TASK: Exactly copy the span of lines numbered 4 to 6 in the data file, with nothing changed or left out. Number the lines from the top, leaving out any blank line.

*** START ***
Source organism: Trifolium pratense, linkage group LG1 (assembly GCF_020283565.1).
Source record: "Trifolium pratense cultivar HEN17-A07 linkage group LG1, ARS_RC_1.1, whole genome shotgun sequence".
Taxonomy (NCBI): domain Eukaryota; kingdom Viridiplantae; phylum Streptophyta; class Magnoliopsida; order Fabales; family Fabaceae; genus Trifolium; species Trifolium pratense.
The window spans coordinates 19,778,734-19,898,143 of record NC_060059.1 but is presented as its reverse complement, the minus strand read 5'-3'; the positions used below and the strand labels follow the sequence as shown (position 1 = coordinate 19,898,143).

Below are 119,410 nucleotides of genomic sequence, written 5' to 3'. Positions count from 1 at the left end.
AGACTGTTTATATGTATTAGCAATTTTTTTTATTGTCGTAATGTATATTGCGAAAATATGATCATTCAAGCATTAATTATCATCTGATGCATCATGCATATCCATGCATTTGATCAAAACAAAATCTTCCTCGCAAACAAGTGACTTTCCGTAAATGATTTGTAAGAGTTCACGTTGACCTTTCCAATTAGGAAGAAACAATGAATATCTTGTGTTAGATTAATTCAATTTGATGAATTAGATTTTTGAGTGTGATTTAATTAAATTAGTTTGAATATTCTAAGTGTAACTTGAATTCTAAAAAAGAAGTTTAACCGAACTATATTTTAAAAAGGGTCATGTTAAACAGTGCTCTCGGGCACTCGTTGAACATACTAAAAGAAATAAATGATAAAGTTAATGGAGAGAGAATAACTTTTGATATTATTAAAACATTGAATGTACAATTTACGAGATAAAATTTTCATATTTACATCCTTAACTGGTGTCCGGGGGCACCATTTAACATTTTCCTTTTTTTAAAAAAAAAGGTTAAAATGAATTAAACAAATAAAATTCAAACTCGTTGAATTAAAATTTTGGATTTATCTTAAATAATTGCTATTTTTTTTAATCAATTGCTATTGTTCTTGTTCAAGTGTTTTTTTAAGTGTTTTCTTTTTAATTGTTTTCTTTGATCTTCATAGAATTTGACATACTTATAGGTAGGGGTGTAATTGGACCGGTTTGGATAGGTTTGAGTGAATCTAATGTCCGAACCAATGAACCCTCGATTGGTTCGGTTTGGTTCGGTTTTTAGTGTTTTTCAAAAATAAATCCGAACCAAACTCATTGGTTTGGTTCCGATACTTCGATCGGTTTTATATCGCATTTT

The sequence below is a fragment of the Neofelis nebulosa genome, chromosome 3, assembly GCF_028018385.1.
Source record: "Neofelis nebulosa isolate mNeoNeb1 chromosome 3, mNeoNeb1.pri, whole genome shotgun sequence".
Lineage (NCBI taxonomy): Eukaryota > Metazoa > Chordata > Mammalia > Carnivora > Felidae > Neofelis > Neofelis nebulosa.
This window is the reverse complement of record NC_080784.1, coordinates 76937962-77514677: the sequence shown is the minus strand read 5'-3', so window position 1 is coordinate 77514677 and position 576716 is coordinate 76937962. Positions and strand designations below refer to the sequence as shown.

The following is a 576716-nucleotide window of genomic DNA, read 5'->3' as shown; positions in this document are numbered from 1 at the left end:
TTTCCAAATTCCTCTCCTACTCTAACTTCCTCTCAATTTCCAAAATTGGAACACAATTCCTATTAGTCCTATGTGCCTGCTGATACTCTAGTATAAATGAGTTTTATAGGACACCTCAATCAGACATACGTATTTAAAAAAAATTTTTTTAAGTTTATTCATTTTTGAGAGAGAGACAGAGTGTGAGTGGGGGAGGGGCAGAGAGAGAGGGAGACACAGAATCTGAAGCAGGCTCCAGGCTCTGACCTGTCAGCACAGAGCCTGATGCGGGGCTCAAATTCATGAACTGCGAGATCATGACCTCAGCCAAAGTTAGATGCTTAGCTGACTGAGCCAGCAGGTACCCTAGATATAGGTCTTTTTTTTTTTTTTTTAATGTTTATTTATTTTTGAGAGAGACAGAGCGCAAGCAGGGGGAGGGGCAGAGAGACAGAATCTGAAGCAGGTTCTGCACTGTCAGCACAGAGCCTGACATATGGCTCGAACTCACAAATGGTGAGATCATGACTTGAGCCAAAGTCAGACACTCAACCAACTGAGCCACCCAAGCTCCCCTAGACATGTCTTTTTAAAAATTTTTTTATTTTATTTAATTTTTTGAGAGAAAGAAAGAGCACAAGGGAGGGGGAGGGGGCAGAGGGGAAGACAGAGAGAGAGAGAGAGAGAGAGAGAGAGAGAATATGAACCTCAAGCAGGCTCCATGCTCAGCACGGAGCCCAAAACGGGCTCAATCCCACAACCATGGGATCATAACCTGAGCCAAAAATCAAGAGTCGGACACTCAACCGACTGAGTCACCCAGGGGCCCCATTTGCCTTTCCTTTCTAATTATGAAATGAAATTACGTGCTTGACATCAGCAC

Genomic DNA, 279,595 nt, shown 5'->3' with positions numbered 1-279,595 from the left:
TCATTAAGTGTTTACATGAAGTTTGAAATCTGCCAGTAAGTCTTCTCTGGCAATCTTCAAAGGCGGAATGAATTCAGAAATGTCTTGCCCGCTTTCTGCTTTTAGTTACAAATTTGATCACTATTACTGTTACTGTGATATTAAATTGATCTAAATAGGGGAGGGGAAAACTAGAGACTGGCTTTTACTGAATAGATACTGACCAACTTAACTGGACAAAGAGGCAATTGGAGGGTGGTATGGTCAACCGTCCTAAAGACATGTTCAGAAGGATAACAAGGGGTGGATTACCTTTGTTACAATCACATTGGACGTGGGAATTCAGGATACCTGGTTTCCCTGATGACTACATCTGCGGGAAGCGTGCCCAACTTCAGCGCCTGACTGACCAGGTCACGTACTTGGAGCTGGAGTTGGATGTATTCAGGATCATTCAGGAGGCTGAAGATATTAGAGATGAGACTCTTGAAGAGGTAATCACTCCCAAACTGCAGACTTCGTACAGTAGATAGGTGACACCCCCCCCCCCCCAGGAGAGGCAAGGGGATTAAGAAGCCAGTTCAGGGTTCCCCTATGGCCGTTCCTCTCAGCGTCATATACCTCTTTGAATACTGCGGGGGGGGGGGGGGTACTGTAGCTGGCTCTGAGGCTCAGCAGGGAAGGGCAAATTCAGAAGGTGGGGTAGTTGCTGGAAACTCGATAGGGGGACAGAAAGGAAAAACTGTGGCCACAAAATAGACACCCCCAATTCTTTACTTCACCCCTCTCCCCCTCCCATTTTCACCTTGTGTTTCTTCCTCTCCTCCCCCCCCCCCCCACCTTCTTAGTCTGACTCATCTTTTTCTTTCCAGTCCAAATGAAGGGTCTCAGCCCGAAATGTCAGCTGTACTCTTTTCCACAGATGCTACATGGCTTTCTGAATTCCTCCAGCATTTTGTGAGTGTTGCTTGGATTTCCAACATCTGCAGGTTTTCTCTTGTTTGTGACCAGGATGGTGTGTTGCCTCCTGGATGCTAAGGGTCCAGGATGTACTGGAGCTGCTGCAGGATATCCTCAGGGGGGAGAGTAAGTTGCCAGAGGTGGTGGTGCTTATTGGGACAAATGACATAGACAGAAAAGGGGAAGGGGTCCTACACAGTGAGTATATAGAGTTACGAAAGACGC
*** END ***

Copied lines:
The window spans coordinates 19,778,734-19,898,143 of record NC_060059.1 but is presented as its reverse complement, the minus strand read 5'-3'; the positions used below and the strand labels follow the sequence as shown (position 1 = coordinate 19,898,143).

Below are 119,410 nucleotides of genomic sequence, written 5' to 3'. Positions count from 1 at the left end.
AGACTGTTTATATGTATTAGCAATTTTTTTTATTGTCGTAATGTATATTGCGAAAATATGATCATTCAAGCATTAATTATCATCTGATGCATCATGCATATCCATGCATTTGATCAAAACAAAATCTTCCTCGCAAACAAGTGACTTTCCGTAAATGATTTGTAAGAGTTCACGTTGACCTTTCCAATTAGGAAGAAACAATGAATATCTTGTGTTAGATTAATTCAATTTGATGAATTAGATTTTTGAGTGTGATTTAATTAAATTAGTTTGAATATTCTAAGTGTAACTTGAATTCTAAAAAAGAAGTTTAACCGAACTATATTTTAAAAAGGGTCATGTTAAACAGTGCTCTCGGGCACTCGTTGAACATACTAAAAGAAATAAATGATAAAGTTAATGGAGAGAGAATAACTTTTGATATTATTAAAACATTGAATGTACAATTTACGAGATAAAATTTTCATATTTACATCCTTAACTGGTGTCCGGGGGCACCATTTAACATTTTCCTTTTTTTAAAAAAAAAGGTTAAAATGAATTAAACAAATAAAATTCAAACTCGTTGAATTAAAATTTTGGATTTATCTTAAATAATTGCTATTTTTTTTAATCAATTGCTATTGTTCTTGTTCAAGTGTTTTTTTAAGTGTTTTCTTTTTAATTGTTTTCTTTGATCTTCATAGAATTTGACATACTTATAGGTAGGGGTGTAATTGGACCGGTTTGGATAGGTTTGAGTGAATCTAATGTCCGAACCAATGAACCCTCGATTGGTTCGGTTTGGTTCGGTTTTTAGTGTTTTTCAAAAATAAATCCGAACCAAACTCATTGGTTTGGTTCCGATACTTCGATCGGTTTTATATCGCATTTT